Monday, November 25, 2013

Was Joel Xenophobic?

Joel 3:17b [4:17 Hebrew/LXX] is a tough verse of prophecy.

The whole verse says, "So you shall know that I, YHWH your God, dwells in Zion, my holy mountain.  And Jerusalem shall be my sanctuary, and strangers shall never again pass through it."

The apparent xenophobic nature of this verse is unattractive.  One scholar has attempted to locate such a prophecy to a specific time when Israel was confronted by an enemy, I believe, to take the edge off a bit.  Wolff says, in sum, "that doesn't work.  Don't do that!"  I do not believe, after reading Barton's commentary, that he really knows what to do with the statement.   I believe the question in Joel, especially when taken as part of a broad Twelve, is who is the foreigner?  Or put positively, who is Israel?  It is quite vague when one takes time to understand Joel. 

Here I think an extended quotation of Wolff's comment is helpful (1977, Joel and Amos):

“Only the second sentence spells out that, due to Yahweh’s dwelling in the sanctuary of Zion, Jerusalem as a whole becomes a ‘sanctuary,’ i.e., Yahweh’s inalienable possession.  Thus in Jerusalem already chosen as ‘city of the sanctuary’ in Is 52:1… In both these cases [i.e., Is 52:1 and Zech 14:21], as well as in Na 2:1 [1:15], a third statement is associated with this, namely, that no unclean and uncircumcised person (Is 52:1), no merchant (‘Canaanite,’ Zech. 14:21), no worthless person (Na 2:1 [1:15]) will pass ‘through’ the city.  In Joel 4:17 those excluded are called ‘strangers,’ a designation used for foreigners as those who are outside of the cultus.  [Wolff notes: “Consequently, one should not attempt to base a dating on this verse, as does Marco Treves (‘Date’ 153-154).’] Thus Yahweh’s self-manifestation as the God of the covenant is summarized in the assertion that his, as the one present on Zion, appropriates all Jerusalem inalienable to himself and refuses access once and for all to everything pagan.  Thereby is highlighted the salvific effect of the judgment of the judgment on the nations.  When Jerusalem is called a ‘sanctuary,’ this is meant to stress not so much its cultic purity (thus Zech 14:21), as rather its inviolable assignment to the God of the covenant, making it a refuge and a place of shelter for the people of the covenant (cf. 4:16b and 3:5).”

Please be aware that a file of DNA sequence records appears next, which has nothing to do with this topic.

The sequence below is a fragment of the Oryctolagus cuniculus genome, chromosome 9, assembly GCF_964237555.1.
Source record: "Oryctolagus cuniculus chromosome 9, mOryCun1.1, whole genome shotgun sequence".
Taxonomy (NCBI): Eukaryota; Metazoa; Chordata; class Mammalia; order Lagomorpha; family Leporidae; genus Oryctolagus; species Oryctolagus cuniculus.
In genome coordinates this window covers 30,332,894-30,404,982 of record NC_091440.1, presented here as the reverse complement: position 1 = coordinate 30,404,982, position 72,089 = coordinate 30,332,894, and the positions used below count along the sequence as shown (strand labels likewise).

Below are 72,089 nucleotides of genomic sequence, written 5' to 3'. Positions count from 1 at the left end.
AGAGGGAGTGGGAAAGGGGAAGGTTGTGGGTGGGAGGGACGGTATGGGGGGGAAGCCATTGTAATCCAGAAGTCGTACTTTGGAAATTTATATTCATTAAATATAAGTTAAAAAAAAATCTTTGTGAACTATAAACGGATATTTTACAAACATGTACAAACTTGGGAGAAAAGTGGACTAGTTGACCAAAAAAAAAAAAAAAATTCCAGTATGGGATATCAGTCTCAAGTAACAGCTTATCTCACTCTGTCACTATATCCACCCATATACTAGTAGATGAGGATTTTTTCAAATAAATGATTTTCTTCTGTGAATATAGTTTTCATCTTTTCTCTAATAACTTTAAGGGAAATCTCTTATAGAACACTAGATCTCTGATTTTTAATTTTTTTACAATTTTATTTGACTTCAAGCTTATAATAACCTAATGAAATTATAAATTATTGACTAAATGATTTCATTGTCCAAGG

This quotation reminds one of the prophetic office Joel takes on for God to a struggling people.  His 4:17 statement is eschatological, yes, but also eccesiological, soteriological, etc.  It points to much more than a cultus, a a single nation that is picking on Israel, or impending natural disasters of a historical sort (though, it certainly gives assurance in these times, as the Word of God does today for His people). Rather, it points to God's total plan of redemption.

In Wolff's quotation:
I hear Acts 1:8 - all the earth is the Lord's sanctuary, the implications of which are made evidently clear in James' use of Amos 9 in Acts 15.  See Revelation 21:9-26 for agreement.
I hear, "promise."  "This promise is for you and for your children and for all who are far off, everyone whom the Lord our God calls to himself,"  Peter says in Acts 2:39.   God self-manifests as the God of the covenant.
I hear, Peter's revelation in Acts 10.  "Do not call common what I have made clean." Suddenly all who hear the call to call upon the name of the LORD.  The lines are blurred.  Who's Israel? And who is consequently now simply a Jew?
I hear, finally then, that there could not be an alien in the sanctuary of Jerusalem.  Acts 15 says why.  If Jerusalem is God's sanctuary, because this is where He tabernacles, Acts 15 says such tabernacling is done is accumulation of all believers (Amos 9:11-12).  It is easy to see thus why it is impossible for one who has not called upon the Lord to not be able to pass through.  And why God's land is now the earth, and not one geographic location.
And, much more can be heard once the stereotypical historical-critical "entitlements" (as Barton calls them in a positive light, see Joel and Obadiah, 93) are regarded as secondary.

Jew and Gentile alike are in the Valley of Jehoshaphat, the Lord roars and is a refuge for His people.  Who will call upon His name?   So was Joel xenophobic? No.  He was Hadephobic.  

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